IMF lowers forecast for Singapore economy to 3.7% growth this year

Over the next three to five years, GDP growth should converge to 2.5 per cent and inflation stabilise at 1.5 per cent. PHOTO: ST FILE

SINGAPORE - The International Monetary Fund (IMF) has cut its economic growth forecast for Singapore, in line with its recent warning that it will downgrade its estimates for the global economy later this month.

The IMF said Singapore’s economy will grow at 3.7 per cent this year, in a country report issued on Friday (July 22) after consultations with officials here. 

The latest estimate is less than the forecast of 4 per cent growth the fund had made in May.

The IMF said the pace of growth will be slower this year compared with the 7.6 per cent surge in 2021 as trade-related sectors may moderate amid supply constraints, while recovery in the hardest hit sectors - tourism and aviation-related, consumer-facing and construction - has only just begun.

The IMF, however, kept its forecast 4.8 per cent for Singapore’s headline inflation - which covers all goods and services.

The Government’s own outlook is for growth to come in at the lower half of its 3 per cent to 5 per cent forecast range. The Monetary Authority of Singapore (MAS), meanwhile, just raised its headline inflation forecast for 2022 to 5 per cent to 6 per cent.

The IMF said growth in Singapore is being driven by pent-up demand as the economy reopens, amid the relaxation of most Covid-19 curbs on mobility.

"Singapore's skilful containment measures, effective vaccination campaign and decisive policy support helped the economy to recover impressively," the report said.

However, the fund warned: "The outlook is subject to significant uncertainty and risks are titled to the downside."

Inflation has been driven up by rising domestic cost pressures, as well as external factors such as the war in Ukraine, which has pushed up commodity prices and tightened supply conditions.

The IMF said the risks stem mostly from the Ukraine conflict and the related sanctions imposed on Russia, China's growth slowdown, and interest rate hikes in advanced economies to tame inflation.

It also said that the threat of vaccine-resistant new Covid-19 variants continues to linger.

With the recovery in domestic demand, the IMF said Singapore's current account surplus is expected to decline to 13.2 per cent of gross domestic product in 2022 from 18.1 per cent in 2021.

Current account is the broadest measure of the health of a country's external sector and its ability to meet its foreign payment obligations.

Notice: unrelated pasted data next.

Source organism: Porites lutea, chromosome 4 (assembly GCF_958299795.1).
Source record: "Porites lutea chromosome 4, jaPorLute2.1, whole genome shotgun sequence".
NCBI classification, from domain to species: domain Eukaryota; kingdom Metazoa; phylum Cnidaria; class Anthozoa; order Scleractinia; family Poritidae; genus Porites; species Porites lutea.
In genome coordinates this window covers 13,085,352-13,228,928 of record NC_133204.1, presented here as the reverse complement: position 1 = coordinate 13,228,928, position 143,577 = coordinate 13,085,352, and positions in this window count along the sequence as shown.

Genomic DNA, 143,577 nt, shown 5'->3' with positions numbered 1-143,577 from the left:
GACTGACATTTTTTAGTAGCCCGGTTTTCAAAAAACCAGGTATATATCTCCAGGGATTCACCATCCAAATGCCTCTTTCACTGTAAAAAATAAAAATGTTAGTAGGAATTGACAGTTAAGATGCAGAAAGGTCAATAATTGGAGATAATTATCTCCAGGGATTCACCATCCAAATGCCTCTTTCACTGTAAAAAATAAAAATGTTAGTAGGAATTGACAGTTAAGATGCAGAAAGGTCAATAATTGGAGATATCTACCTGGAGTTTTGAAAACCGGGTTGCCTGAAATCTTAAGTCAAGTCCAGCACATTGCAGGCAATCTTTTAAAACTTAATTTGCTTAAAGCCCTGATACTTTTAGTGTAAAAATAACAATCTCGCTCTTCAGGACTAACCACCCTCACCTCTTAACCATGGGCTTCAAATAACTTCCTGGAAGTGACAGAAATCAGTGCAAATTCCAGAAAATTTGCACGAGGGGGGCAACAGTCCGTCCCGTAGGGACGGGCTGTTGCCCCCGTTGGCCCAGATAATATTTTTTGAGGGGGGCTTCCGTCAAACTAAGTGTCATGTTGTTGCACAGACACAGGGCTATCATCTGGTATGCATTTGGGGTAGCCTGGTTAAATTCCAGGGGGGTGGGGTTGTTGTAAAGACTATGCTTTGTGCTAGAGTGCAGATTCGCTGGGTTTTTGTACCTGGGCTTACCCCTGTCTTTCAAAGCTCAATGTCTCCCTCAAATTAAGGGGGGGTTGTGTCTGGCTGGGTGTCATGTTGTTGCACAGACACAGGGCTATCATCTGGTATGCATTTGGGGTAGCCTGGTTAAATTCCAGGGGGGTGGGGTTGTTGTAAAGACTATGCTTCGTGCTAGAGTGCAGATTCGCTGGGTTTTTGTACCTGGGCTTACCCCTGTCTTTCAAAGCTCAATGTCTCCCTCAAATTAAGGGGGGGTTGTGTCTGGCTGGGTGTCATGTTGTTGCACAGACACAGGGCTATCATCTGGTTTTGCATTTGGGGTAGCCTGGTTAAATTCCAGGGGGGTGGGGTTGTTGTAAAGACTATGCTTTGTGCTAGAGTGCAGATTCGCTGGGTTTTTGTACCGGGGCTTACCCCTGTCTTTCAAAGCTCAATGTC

Over the next three to five years, GDP growth should converge to 2.5 per cent and inflation stabilise at 1.5 per cent.

The IMF holds bilateral discussions with members, usually every year. A staff team visits the country, collects economic and financial information, and discusses with officials the country's economic developments and policies before issuing its country report.

The IMF's executive board commended Singapore's handling of its fiscal and monetary policies to support the recovery, while recommending that in view of the strong but uneven recovery, near-term policies should focus on calibrating the pace at which fiscal and monetary support is removed.

That would facilitate a broadening of the recovery, while managing price pressures and downside risks, the IMF said.

The Government has adopted a tighter fiscal stance in 2022, combined with targeted and temporary assistance for vulnerable households, workers and firms.

Meanwhile, the MAS has been tightening its monetary policy, putting the Singapore dollar on the path of appreciation, since October to absorb imported inflation.

The IMF said these fiscal and monetary measures will limit inflationary pressures while facilitating a broadening of the recovery.

Like many economists and policymakers worldwide, global institutions like the IMF have raised the alarm on the prospects of global growth that powers Singapore's export- driven economy.

The fund's managing director, Ms Kristalina Georgieva, said in a blog post on July 13 that the IMF's World Economic Outlook update due on July 26 will cut the forecasts for global economic growth as fallout from Russia's invasion of Ukraine and pandemic-related shutdowns in China reverberate.

"It is going to be a tough 2022, and possibly an even tougher 2023, with increased risk of recession," she wrote in the blog post.

MAS managing director Ravi Menon said on Tuesday that a good scenario for Singapore is a mild and short-lived global technical recession: Two consecutive quarters of negative growth that tame inflation.

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